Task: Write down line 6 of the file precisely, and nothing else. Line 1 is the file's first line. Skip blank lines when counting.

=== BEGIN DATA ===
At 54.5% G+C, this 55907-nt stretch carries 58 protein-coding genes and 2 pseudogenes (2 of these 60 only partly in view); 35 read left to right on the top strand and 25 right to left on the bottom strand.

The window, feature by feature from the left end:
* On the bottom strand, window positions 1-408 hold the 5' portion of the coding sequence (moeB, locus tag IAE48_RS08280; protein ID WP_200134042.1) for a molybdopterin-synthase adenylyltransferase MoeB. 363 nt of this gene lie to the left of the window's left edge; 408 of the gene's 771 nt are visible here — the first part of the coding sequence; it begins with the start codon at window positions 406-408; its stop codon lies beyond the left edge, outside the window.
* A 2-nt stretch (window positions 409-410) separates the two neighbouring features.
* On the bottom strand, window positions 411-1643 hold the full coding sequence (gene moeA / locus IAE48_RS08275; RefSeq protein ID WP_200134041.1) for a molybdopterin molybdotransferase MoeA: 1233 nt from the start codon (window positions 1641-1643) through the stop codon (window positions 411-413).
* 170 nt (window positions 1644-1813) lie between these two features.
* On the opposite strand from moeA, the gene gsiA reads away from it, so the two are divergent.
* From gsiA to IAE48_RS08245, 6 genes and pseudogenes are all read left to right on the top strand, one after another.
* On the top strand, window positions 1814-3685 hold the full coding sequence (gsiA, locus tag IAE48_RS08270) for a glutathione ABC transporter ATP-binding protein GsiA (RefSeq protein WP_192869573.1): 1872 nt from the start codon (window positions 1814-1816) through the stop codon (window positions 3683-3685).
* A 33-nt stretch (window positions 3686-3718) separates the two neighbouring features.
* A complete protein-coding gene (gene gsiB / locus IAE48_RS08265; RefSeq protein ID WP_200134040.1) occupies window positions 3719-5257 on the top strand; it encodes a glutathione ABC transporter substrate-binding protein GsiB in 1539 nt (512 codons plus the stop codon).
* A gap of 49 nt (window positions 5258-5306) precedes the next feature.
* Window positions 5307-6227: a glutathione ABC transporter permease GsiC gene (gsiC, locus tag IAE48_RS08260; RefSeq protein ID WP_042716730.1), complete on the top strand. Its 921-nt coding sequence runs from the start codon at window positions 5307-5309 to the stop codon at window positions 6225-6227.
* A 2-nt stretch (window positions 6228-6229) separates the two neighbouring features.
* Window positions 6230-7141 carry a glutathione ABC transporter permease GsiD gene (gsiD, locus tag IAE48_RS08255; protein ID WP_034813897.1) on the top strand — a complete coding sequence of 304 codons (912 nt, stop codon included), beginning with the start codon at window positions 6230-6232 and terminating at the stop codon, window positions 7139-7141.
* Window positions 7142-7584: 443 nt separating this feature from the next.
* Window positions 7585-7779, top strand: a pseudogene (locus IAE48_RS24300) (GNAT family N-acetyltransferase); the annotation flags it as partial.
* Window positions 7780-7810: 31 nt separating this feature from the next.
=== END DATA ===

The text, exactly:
* 170 nt (window positions 1644-1813) lie between these two features.